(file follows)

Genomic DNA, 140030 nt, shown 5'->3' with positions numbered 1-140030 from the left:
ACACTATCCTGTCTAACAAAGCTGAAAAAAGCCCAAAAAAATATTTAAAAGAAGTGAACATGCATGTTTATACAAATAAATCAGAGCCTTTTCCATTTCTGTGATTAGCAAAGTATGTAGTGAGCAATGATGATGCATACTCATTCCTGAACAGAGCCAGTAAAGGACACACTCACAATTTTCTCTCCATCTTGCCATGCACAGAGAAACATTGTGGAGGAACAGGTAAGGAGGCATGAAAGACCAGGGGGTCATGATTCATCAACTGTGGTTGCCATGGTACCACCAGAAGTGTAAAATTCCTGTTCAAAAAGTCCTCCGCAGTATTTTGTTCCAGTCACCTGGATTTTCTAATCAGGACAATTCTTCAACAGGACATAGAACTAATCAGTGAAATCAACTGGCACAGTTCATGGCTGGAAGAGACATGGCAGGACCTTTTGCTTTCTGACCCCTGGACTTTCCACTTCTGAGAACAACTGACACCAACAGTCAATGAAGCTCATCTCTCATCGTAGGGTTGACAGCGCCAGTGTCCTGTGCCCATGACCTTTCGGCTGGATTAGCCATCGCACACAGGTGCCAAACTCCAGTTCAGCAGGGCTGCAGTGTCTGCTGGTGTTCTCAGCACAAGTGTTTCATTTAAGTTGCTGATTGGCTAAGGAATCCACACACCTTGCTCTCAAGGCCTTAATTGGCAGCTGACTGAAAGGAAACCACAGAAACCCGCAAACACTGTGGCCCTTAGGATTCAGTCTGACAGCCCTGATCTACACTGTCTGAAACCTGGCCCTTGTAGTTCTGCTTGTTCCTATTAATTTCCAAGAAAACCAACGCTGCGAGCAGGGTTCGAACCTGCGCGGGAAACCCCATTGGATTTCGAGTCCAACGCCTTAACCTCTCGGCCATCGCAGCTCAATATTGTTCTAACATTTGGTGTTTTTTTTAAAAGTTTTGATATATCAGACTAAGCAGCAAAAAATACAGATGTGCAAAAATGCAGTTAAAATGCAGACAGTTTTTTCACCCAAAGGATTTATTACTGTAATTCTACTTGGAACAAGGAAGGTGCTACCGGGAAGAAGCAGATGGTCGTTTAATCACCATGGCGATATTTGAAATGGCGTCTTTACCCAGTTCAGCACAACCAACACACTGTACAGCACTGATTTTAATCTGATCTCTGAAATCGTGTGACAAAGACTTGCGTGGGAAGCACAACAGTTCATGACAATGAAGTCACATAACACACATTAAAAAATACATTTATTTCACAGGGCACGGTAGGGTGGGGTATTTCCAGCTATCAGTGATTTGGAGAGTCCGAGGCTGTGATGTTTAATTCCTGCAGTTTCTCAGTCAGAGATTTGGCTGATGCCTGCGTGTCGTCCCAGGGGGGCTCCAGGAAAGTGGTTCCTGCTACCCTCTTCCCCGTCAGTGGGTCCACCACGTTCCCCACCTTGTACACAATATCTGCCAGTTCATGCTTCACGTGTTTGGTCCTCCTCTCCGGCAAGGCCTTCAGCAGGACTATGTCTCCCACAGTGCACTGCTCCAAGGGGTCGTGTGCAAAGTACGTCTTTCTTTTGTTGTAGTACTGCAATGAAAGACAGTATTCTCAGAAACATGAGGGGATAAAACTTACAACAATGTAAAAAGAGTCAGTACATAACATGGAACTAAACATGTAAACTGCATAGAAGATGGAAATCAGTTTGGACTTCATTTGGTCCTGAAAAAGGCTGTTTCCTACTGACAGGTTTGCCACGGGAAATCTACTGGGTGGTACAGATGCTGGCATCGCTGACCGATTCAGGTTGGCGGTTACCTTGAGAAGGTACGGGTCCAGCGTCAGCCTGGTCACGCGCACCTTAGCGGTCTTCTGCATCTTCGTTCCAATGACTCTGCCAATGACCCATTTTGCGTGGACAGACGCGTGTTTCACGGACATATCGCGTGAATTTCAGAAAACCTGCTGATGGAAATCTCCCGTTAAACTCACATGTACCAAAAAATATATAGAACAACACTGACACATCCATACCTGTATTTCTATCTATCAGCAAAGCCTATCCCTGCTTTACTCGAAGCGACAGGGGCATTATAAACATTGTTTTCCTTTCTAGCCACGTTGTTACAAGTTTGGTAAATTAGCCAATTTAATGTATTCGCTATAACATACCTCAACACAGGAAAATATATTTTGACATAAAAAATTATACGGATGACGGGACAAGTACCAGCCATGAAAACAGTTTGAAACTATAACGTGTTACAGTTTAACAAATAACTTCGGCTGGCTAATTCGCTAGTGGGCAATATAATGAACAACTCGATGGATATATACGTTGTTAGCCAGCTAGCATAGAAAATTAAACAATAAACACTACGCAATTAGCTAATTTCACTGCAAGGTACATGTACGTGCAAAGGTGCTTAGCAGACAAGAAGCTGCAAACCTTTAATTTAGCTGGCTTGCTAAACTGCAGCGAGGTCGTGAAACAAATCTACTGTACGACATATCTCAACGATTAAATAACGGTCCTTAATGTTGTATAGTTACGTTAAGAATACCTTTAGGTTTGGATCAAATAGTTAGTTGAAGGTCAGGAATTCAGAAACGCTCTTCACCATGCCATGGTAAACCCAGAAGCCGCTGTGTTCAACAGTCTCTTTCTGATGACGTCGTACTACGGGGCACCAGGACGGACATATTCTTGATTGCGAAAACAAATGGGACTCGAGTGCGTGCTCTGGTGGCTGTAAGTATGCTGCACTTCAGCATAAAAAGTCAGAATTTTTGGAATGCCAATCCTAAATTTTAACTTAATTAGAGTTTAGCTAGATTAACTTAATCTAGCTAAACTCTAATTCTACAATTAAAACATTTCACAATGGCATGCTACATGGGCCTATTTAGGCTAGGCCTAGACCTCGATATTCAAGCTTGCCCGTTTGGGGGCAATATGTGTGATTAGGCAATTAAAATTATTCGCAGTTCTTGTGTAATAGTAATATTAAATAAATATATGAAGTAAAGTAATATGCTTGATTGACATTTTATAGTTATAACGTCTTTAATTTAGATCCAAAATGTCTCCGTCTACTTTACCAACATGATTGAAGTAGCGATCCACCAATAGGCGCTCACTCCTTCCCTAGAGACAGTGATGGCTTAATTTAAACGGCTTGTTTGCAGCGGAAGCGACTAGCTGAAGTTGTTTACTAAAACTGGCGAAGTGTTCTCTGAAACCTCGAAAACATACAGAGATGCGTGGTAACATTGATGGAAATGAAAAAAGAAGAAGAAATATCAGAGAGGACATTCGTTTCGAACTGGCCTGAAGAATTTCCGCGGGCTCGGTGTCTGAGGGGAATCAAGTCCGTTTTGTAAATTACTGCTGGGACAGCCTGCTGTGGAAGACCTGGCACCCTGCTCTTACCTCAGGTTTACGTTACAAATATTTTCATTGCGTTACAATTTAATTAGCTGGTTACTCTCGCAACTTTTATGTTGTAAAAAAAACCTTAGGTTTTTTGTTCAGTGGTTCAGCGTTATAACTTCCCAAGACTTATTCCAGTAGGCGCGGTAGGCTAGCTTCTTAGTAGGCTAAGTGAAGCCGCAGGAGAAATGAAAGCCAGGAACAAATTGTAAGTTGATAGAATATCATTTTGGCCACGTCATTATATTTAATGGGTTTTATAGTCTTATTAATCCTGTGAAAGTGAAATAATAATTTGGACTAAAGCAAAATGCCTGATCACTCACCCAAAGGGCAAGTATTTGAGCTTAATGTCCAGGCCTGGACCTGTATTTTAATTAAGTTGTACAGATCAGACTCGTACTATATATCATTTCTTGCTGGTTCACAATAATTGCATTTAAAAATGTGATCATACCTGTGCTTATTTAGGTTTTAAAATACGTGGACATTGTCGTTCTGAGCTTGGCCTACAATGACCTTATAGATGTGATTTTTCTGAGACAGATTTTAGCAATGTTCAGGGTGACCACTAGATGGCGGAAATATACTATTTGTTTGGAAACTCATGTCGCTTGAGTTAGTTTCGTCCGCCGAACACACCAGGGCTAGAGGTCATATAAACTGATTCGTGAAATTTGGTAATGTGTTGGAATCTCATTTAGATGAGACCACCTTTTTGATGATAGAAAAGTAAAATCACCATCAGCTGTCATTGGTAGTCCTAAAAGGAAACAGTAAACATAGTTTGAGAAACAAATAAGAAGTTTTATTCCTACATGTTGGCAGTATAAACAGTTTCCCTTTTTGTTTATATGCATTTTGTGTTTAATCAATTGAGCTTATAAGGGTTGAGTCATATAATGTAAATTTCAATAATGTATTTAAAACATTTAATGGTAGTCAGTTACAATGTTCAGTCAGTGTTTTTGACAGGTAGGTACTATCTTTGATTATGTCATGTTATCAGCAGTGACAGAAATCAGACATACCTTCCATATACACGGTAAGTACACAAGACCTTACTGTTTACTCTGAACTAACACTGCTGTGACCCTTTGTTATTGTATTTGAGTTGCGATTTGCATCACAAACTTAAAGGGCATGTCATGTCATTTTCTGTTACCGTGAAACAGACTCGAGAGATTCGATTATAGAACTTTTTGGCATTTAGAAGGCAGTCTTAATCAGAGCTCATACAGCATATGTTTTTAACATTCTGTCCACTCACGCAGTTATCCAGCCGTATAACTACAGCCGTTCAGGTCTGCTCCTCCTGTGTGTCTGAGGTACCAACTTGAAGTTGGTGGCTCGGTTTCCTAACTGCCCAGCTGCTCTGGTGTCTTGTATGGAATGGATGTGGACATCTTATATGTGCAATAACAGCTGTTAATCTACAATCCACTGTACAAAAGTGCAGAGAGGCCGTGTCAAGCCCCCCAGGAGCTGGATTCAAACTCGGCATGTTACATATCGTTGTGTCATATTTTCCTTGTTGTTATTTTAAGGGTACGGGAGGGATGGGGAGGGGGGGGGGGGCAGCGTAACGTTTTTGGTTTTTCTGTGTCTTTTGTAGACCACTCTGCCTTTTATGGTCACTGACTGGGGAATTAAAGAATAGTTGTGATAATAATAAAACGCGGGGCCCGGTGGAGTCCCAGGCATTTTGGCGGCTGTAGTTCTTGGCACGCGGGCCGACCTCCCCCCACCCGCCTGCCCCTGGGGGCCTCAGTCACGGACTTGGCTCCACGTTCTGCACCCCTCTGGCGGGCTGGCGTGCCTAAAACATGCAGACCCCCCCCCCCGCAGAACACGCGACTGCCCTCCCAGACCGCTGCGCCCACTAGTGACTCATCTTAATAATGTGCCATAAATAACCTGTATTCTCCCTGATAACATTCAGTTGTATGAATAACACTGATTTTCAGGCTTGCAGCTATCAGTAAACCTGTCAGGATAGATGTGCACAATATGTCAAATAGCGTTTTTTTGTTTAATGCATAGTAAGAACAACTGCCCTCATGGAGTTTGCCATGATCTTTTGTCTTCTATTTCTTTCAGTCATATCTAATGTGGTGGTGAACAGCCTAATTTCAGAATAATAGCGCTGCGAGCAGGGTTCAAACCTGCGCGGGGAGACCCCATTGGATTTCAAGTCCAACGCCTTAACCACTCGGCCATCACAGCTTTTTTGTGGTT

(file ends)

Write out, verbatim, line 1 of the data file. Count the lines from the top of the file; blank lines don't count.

Genomic DNA, 140030 nt, shown 5'->3' with positions numbered 1-140030 from the left: